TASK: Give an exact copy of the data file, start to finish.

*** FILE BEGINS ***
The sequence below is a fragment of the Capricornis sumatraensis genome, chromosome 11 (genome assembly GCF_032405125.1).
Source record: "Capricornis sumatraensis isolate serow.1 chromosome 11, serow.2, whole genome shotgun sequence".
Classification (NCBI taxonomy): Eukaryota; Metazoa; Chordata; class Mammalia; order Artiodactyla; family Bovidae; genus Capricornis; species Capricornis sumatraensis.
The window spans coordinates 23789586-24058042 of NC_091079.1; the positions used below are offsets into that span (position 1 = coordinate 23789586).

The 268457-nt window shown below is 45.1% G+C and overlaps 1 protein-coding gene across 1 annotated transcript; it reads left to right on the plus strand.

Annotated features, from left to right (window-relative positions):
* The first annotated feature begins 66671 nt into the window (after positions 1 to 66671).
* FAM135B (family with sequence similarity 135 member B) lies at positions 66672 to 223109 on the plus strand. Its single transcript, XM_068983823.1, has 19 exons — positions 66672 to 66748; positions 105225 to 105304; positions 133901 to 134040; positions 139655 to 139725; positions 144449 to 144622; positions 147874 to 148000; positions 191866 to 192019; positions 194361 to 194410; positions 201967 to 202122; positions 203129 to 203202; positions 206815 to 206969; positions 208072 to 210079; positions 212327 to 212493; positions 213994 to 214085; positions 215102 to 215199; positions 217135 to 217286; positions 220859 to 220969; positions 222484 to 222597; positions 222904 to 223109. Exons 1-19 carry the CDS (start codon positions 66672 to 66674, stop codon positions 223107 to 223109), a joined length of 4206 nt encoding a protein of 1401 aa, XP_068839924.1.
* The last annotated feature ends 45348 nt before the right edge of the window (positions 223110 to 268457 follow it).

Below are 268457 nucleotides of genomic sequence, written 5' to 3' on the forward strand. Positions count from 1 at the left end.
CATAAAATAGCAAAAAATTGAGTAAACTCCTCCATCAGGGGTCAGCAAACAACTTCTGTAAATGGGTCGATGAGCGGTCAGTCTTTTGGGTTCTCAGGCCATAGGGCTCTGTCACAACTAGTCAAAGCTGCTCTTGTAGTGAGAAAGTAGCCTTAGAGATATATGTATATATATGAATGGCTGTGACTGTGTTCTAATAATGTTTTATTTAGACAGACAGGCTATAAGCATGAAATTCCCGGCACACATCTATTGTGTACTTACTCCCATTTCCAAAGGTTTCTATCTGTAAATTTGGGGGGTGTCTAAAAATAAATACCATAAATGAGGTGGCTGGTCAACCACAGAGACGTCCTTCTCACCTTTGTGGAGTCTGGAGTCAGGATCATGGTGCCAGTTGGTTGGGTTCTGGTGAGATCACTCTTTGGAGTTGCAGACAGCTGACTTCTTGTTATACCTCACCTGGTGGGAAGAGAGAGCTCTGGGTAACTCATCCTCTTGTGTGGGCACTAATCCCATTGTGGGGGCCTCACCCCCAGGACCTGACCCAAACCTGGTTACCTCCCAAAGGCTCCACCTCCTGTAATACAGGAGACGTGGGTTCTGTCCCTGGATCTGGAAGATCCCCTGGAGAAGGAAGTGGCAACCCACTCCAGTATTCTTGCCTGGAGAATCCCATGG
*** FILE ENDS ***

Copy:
The sequence below is a fragment of the Capricornis sumatraensis genome, chromosome 11 (genome assembly GCF_032405125.1).
Source record: "Capricornis sumatraensis isolate serow.1 chromosome 11, serow.2, whole genome shotgun sequence".
Classification (NCBI taxonomy): Eukaryota; Metazoa; Chordata; class Mammalia; order Artiodactyla; family Bovidae; genus Capricornis; species Capricornis sumatraensis.
The window spans coordinates 23789586-24058042 of NC_091079.1; the positions used below are offsets into that span (position 1 = coordinate 23789586).

The 268457-nt window shown below is 45.1% G+C and overlaps 1 protein-coding gene across 1 annotated transcript; it reads left to right on the plus strand.

Annotated features, from left to right (window-relative positions):
* The first annotated feature begins 66671 nt into the window (after positions 1 to 66671).
* FAM135B (family with sequence similarity 135 member B) lies at positions 66672 to 223109 on the plus strand. Its single transcript, XM_068983823.1, has 19 exons — positions 66672 to 66748; positions 105225 to 105304; positions 133901 to 134040; positions 139655 to 139725; positions 144449 to 144622; positions 147874 to 148000; positions 191866 to 192019; positions 194361 to 194410; positions 201967 to 202122; positions 203129 to 203202; positions 206815 to 206969; positions 208072 to 210079; positions 212327 to 212493; positions 213994 to 214085; positions 215102 to 215199; positions 217135 to 217286; positions 220859 to 220969; positions 222484 to 222597; positions 222904 to 223109. Exons 1-19 carry the CDS (start codon positions 66672 to 66674, stop codon positions 223107 to 223109), a joined length of 4206 nt encoding a protein of 1401 aa, XP_068839924.1.
* The last annotated feature ends 45348 nt before the right edge of the window (positions 223110 to 268457 follow it).

Below are 268457 nucleotides of genomic sequence, written 5' to 3' on the forward strand. Positions count from 1 at the left end.
CATAAAATAGCAAAAAATTGAGTAAACTCCTCCATCAGGGGTCAGCAAACAACTTCTGTAAATGGGTCGATGAGCGGTCAGTCTTTTGGGTTCTCAGGCCATAGGGCTCTGTCACAACTAGTCAAAGCTGCTCTTGTAGTGAGAAAGTAGCCTTAGAGATATATGTATATATATGAATGGCTGTGACTGTGTTCTAATAATGTTTTATTTAGACAGACAGGCTATAAGCATGAAATTCCCGGCACACATCTATTGTGTACTTACTCCCATTTCCAAAGGTTTCTATCTGTAAATTTGGGGGGTGTCTAAAAATAAATACCATAAATGAGGTGGCTGGTCAACCACAGAGACGTCCTTCTCACCTTTGTGGAGTCTGGAGTCAGGATCATGGTGCCAGTTGGTTGGGTTCTGGTGAGATCACTCTTTGGAGTTGCAGACAGCTGACTTCTTGTTATACCTCACCTGGTGGGAAGAGAGAGCTCTGGGTAACTCATCCTCTTGTGTGGGCACTAATCCCATTGTGGGGGCCTCACCCCCAGGACCTGACCCAAACCTGGTTACCTCCCAAAGGCTCCACCTCCTGTAATACAGGAGACGTGGGTTCTGTCCCTGGATCTGGAAGATCCCCTGGAGAAGGAAGTGGCAACCCACTCCAGTATTCTTGCCTGGAGAATCCCATGG